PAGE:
But it now seems that the South African bid is gaining momentum. Damian Spellman reports that the group “who like their Nigerian counterparts want to re-install Keegan, will offer the 57-year-old a stake of up to 10 per cent in the business if he returns.” More details of the South African consortium are delivered by Michael Walker, “Johann Rupert is the most significant figure to have emerged. Rupert has been described as South Africa’s richest man. Two other names that have surfaced are Brian Joffe and Vivian Imerman. It was claimed yesterday that a bid of £280m has been lodged already by the collective and that their first aim would be to restore Kevin Keegan to his post as manager and offer him a share in the club, much as the five percent shareholding Peter Reid had at Sunderland.”

John Nicholson calls for Newcastle fans to take their destiny into their own hands and buy the club themselves. While subtly, Nick Hoult has a word of warning for Newcastle, listing the top 10 teams who were too good to go down.

Manchester United are also featured in the papers. Paul Parker remains unconvinced by Manchester United so far this season (“Forget about the three points, there’s nothing better than a good performance”). Stirring up trouble, Neil Custis investigates whats gone wrong with Cristiano Ronaldo (“The club and player claim everything is now back to normal — but how can it be?”). Perhaps Custis should have spoken with Simon Stone in the Independent, who reports that “Cristiano Ronaldo has admitted it will be another three weeks before he has fully recovered from his summer ankle operation.”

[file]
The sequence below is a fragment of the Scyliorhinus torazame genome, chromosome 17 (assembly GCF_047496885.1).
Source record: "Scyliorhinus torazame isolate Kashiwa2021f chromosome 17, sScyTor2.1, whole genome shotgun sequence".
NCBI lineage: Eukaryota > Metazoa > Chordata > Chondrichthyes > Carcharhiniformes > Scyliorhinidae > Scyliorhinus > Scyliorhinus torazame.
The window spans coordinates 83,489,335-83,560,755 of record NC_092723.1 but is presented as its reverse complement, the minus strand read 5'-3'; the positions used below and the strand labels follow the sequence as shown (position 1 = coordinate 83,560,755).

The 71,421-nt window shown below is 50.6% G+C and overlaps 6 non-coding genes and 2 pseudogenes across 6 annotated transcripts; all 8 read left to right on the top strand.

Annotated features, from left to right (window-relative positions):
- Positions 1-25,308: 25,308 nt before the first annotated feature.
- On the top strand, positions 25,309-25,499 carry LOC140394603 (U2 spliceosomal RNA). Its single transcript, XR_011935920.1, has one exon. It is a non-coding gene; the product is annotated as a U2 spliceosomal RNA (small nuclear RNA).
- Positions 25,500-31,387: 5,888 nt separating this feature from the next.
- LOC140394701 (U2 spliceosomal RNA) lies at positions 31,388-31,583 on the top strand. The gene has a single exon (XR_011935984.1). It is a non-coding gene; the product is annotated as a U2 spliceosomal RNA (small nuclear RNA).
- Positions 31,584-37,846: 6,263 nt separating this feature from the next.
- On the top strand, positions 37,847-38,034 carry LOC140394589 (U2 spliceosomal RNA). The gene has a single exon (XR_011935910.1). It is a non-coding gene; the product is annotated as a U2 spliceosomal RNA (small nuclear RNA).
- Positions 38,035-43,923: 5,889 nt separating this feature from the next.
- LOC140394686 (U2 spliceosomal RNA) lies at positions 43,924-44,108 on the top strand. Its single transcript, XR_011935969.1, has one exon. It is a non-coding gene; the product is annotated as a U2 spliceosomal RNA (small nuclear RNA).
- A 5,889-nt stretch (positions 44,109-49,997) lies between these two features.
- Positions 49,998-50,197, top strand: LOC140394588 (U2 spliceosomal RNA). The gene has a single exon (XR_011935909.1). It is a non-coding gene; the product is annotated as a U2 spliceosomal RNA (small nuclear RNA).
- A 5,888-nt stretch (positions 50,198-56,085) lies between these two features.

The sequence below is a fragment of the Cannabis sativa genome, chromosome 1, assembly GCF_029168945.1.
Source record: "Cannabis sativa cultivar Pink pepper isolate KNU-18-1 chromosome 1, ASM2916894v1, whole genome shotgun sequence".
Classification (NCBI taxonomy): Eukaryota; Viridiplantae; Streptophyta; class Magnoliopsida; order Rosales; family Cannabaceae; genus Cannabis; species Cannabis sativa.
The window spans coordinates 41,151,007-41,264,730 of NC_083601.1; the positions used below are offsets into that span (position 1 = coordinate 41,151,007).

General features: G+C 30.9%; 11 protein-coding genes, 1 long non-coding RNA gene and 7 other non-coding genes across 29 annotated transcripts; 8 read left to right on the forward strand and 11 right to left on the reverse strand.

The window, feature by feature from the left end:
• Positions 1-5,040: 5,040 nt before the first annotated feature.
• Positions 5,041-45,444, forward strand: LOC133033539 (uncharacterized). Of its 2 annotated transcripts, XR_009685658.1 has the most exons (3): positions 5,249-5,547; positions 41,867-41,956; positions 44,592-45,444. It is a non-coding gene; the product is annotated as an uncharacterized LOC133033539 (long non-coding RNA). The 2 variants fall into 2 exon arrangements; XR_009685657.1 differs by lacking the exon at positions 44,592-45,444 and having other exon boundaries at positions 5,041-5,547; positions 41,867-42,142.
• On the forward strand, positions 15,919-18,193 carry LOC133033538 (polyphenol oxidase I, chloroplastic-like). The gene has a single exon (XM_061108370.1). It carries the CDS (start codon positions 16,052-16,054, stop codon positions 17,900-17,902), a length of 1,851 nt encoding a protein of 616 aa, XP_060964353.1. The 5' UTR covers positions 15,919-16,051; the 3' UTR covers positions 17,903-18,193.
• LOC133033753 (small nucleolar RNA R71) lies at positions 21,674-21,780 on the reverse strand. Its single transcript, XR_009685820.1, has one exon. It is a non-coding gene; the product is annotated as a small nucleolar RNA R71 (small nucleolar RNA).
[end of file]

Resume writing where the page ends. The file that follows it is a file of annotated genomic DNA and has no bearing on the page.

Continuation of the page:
Another hot topic revolves around David Davies’ latest revelations from his autobiography. Of the gravest problems, offered the chance to buy votes for its 2006 World Cup bid. Taking a more global approach, Jasper Gerard concludes that “will English football ever walk through the gate marked ‘penalty shoot-out’ and lift another World Cup? From what we’ve learnt about the senior figures running our game, don’t hold your breath.” Finally, the Daily Mail serves up the latest installment, where we learn that “Guus Hiddink was my [Davies’] first choice to succeed Sven Goran Eriksson in 2006.”

In the best of the rest, Steve Wilson reacts to Reuben Noble-Lazarus debut for Barnsley aged just 15 years and 45 days by looking into some of the other record-breaking youngsters throughout football’s history, Ben Lyttleton looks at why Jerome Rothen’s autobiography has angered Zinedine Zidane, Paul Watson begins to question Fiorentina’s ability to compete at the highest levels, and James Montague looks into the latest problems facing the Iraqi football team, before reaching a relatively happy conclusion.